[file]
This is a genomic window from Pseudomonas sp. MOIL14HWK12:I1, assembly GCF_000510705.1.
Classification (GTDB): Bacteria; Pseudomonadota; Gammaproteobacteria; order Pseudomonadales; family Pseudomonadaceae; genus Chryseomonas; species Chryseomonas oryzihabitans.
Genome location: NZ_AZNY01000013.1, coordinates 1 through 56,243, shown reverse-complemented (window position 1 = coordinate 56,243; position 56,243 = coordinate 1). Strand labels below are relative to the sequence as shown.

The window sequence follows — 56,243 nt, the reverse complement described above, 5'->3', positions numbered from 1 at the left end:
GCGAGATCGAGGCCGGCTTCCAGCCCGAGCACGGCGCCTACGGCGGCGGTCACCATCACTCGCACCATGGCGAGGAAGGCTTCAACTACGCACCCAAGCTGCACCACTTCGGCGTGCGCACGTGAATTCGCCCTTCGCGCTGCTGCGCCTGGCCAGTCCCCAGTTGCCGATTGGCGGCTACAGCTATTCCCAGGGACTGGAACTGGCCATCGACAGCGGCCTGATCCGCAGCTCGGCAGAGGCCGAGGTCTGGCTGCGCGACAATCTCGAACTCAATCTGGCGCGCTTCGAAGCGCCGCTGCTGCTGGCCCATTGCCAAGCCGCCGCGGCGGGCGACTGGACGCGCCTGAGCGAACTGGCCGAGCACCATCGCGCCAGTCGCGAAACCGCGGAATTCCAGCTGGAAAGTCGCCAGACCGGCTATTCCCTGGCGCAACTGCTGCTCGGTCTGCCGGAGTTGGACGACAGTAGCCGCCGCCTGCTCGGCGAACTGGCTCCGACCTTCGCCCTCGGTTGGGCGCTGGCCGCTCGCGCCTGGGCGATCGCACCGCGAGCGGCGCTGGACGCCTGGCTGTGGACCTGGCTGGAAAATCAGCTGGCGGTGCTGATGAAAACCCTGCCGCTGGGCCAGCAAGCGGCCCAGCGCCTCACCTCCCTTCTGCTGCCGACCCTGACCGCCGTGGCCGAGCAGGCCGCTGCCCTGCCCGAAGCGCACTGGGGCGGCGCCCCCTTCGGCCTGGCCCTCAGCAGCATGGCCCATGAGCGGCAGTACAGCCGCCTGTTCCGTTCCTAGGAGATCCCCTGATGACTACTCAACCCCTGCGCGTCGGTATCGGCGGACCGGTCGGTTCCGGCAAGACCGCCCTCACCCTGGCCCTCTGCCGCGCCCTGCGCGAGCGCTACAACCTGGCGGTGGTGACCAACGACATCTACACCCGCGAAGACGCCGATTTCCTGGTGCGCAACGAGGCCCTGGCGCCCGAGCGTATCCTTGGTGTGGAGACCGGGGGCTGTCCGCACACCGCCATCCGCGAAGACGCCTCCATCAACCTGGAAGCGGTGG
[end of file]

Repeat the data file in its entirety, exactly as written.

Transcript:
This is a genomic window from Pseudomonas sp. MOIL14HWK12:I1, assembly GCF_000510705.1.
Classification (GTDB): Bacteria; Pseudomonadota; Gammaproteobacteria; order Pseudomonadales; family Pseudomonadaceae; genus Chryseomonas; species Chryseomonas oryzihabitans.
Genome location: NZ_AZNY01000013.1, coordinates 1 through 56,243, shown reverse-complemented (window position 1 = coordinate 56,243; position 56,243 = coordinate 1). Strand labels below are relative to the sequence as shown.

The window sequence follows — 56,243 nt, the reverse complement described above, 5'->3', positions numbered from 1 at the left end:
GCGAGATCGAGGCCGGCTTCCAGCCCGAGCACGGCGCCTACGGCGGCGGTCACCATCACTCGCACCATGGCGAGGAAGGCTTCAACTACGCACCCAAGCTGCACCACTTCGGCGTGCGCACGTGAATTCGCCCTTCGCGCTGCTGCGCCTGGCCAGTCCCCAGTTGCCGATTGGCGGCTACAGCTATTCCCAGGGACTGGAACTGGCCATCGACAGCGGCCTGATCCGCAGCTCGGCAGAGGCCGAGGTCTGGCTGCGCGACAATCTCGAACTCAATCTGGCGCGCTTCGAAGCGCCGCTGCTGCTGGCCCATTGCCAAGCCGCCGCGGCGGGCGACTGGACGCGCCTGAGCGAACTGGCCGAGCACCATCGCGCCAGTCGCGAAACCGCGGAATTCCAGCTGGAAAGTCGCCAGACCGGCTATTCCCTGGCGCAACTGCTGCTCGGTCTGCCGGAGTTGGACGACAGTAGCCGCCGCCTGCTCGGCGAACTGGCTCCGACCTTCGCCCTCGGTTGGGCGCTGGCCGCTCGCGCCTGGGCGATCGCACCGCGAGCGGCGCTGGACGCCTGGCTGTGGACCTGGCTGGAAAATCAGCTGGCGGTGCTGATGAAAACCCTGCCGCTGGGCCAGCAAGCGGCCCAGCGCCTCACCTCCCTTCTGCTGCCGACCCTGACCGCCGTGGCCGAGCAGGCCGCTGCCCTGCCCGAAGCGCACTGGGGCGGCGCCCCCTTCGGCCTGGCCCTCAGCAGCATGGCCCATGAGCGGCAGTACAGCCGCCTGTTCCGTTCCTAGGAGATCCCCTGATGACTACTCAACCCCTGCGCGTCGGTATCGGCGGACCGGTCGGTTCCGGCAAGACCGCCCTCACCCTGGCCCTCTGCCGCGCCCTGCGCGAGCGCTACAACCTGGCGGTGGTGACCAACGACATCTACACCCGCGAAGACGCCGATTTCCTGGTGCGCAACGAGGCCCTGGCGCCCGAGCGTATCCTTGGTGTGGAGACCGGGGGCTGTCCGCACACCGCCATCCGCGAAGACGCCTCCATCAACCTGGAAGCGGTGG